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Floating Point Operations & Associativity in C, C++ and Java

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Do Floating point operations follow property of associativity? In other words, do we always get the same results for expressions “(A + B) + C” and “A + (B + C)” One may expect that floating numbers to follow the rule of associativity in programming languages as they are associative mathematically. However, this is not true in all cases. Consider below C/C++ program. 

C

// C/C++ program to demonstrate that floating point
// addition may not be associative.
#include <stdio.h>
 
int main()
{
    // A and B have same values but opposite signs
    float A = -500000000;
    float B =  500000000;
 
    float C = 1;
 
    printf("A + (B + C) is equal to %f \n", A + (B + C));
    printf("(A + B) + C is equal to %f", (A + B) + C);
 
    return 0;
}

                    

Output:

A + (B + C) is equal to 0.000000 
(A + B) + C is equal to 1.000000

It is evident from the above-given output that the floating-point arithmetic may not follow the law of associativity in every case. This is due to the format in which the floating-point numbers are stored and represented, it rounds off the numbers during calculations, hence, the associative laws of algebra do not necessarily hold for floating-point numbers. In this case,

Explanation for above output:

A + (B + C):
(B + C) = 500000000.0 + 1.0
        = 500000000.0 
(rounded off during floating point arithmetic)

A + (B + C) = -500000000.0 + 500000000.0 
            =  0.000000

(A + B) + C:
(A + B) = -500000000.0 + 500000000.0 
        = 0.000000

(A + B) + C = 0.000000 + 1 
            = 1.000000

How about Java? We get the same results in Java as Java also uses similar representation for floating-point numbers. 

Java

// Java program to demonstrate that floating-point
// addition may not be associative
import java.io.*;
 
class Main
{
    public static void main (String[] args)
    {
        // A and B have same values but opposite signs
        float A = -500000000;
        float B =  500000000;
 
        float C = 1;
 
        System.out.println("A + (B + C) is equal to " +
                          (A + (B + C)));
        System.out.println("(A + B) + C is equal to " +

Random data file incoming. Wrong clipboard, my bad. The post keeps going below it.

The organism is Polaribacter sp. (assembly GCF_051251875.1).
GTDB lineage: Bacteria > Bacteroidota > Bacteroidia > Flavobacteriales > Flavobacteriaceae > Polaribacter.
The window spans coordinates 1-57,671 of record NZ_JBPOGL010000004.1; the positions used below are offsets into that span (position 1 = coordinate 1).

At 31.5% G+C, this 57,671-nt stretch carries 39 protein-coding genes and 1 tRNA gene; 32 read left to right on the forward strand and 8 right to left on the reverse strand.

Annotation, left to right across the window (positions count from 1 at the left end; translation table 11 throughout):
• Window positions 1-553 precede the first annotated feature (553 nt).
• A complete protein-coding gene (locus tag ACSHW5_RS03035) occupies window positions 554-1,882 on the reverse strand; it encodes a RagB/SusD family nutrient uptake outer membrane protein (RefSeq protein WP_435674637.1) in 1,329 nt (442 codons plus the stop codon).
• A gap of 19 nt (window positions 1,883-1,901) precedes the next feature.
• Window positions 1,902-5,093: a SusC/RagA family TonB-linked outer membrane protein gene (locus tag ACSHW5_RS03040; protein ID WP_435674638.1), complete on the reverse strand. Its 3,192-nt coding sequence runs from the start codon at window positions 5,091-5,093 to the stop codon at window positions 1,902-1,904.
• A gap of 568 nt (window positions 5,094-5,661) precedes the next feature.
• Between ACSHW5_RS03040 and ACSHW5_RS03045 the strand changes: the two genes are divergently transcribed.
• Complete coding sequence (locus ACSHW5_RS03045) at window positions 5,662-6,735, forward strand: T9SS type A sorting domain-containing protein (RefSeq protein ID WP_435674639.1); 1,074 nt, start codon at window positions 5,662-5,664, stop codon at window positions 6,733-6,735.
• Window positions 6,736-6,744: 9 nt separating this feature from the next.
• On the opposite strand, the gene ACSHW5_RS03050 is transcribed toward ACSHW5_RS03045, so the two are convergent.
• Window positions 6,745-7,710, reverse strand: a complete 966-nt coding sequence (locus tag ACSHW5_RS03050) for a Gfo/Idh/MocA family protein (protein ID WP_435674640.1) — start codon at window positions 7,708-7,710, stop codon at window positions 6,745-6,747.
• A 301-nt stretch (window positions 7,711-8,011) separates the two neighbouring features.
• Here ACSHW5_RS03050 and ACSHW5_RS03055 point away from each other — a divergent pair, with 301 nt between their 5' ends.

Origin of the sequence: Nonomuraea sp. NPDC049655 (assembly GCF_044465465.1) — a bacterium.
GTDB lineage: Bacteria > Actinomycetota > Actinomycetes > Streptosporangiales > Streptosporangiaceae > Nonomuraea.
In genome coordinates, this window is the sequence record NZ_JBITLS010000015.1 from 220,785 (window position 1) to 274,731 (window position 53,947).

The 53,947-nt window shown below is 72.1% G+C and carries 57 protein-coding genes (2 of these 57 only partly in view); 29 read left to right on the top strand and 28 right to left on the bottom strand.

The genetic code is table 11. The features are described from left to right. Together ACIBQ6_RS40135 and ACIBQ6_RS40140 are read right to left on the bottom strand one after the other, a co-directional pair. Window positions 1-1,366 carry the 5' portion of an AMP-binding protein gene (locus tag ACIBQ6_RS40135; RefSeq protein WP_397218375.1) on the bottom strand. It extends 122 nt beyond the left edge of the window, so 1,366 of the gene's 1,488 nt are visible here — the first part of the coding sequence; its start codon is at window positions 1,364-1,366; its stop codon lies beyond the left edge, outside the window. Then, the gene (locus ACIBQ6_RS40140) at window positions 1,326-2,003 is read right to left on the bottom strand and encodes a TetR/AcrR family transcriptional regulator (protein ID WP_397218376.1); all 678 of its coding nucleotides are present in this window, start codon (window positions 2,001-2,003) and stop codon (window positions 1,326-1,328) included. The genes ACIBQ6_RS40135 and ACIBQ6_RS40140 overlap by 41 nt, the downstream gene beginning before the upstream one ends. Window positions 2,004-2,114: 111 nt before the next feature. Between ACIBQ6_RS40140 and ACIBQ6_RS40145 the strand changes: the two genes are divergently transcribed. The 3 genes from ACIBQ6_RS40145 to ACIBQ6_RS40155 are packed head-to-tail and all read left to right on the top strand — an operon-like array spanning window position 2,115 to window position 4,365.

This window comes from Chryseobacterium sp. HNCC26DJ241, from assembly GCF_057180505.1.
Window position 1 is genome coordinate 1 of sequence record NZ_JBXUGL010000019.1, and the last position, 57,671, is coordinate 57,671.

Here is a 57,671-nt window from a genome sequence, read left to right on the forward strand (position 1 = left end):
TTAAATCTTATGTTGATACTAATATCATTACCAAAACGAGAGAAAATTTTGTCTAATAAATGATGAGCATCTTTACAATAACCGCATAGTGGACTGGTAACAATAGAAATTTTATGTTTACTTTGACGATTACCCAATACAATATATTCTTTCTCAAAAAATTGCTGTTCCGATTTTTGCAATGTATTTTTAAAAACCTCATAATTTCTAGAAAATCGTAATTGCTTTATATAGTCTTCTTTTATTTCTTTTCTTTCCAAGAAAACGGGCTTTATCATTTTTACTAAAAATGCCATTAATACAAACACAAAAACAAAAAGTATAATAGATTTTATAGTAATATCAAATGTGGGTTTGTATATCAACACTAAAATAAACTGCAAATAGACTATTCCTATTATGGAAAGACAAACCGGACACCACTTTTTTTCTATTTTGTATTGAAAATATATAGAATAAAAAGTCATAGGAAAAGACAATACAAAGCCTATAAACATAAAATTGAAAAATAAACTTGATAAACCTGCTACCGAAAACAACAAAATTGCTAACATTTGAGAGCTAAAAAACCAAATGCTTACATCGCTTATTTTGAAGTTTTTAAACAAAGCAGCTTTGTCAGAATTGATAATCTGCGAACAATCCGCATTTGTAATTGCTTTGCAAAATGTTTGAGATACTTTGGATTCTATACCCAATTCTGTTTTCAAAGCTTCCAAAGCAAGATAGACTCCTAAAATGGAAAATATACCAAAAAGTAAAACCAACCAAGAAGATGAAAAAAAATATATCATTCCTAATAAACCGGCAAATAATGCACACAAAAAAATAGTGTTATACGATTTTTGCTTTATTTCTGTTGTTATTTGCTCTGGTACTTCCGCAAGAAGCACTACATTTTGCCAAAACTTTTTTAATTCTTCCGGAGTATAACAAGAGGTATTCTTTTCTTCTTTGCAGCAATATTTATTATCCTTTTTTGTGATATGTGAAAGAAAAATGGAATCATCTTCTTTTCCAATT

((A + B) + C));
    }
}

                    

Output:

A + (B + C) is equal to 0.000000 
(A + B) + C is equal to 1.000000

How about integers? Now let’s try the same calculations when the data type is integer. Here is a piece of code for your observation: 

C++

#include <iostream>
using namespace std;
 
int main()
{
   // A and B have same values but opposite signs
   int A = -500000000;
   int B =  500000000;
 
   int C = 1;
 
   cout << " A + (B + C) is equal to " << A + (B + C) << endl;
   cout << "(A + B) + C is equal to " << (A + B) + C << endl;
 
   return 0;
}
 
// This code is contributed by sarajadhav12052009

                    

C

#include <stdio.h>
 
int main()
{
   // A and B have same values but opposite signs
   int A = -500000000;
   int B =  500000000;
 
   int C = 1;
 
   printf(" A + (B + C) is equal to %d \n", A + (B + C));
   printf("(A + B) + C is equal to %d", (A + B) + C);
 
   return 0;
}

                    

Java

import java.io.*;
 
class Main
{
    public static void main (String[] args)
    {
        // A and B have same values but opposite signs
        int A = -500000000;
        int B =  500000000;
 
        int C = 1;
 
        System.out.println("A + (B + C) is equal to " +
                          (A + (B + C)));
        System.out.println("(A + B) + C is equal to " +
                          ((A + B) + C));
    }
}
 
// This code is contributed by sarajadhav12052009

                    

Output
 A + (B + C) is equal to 1
(A + B) + C is equal to 1

Time Complexity: O(1).
Auxiliary Space: O(1).



Last Updated : 28 Mar, 2023
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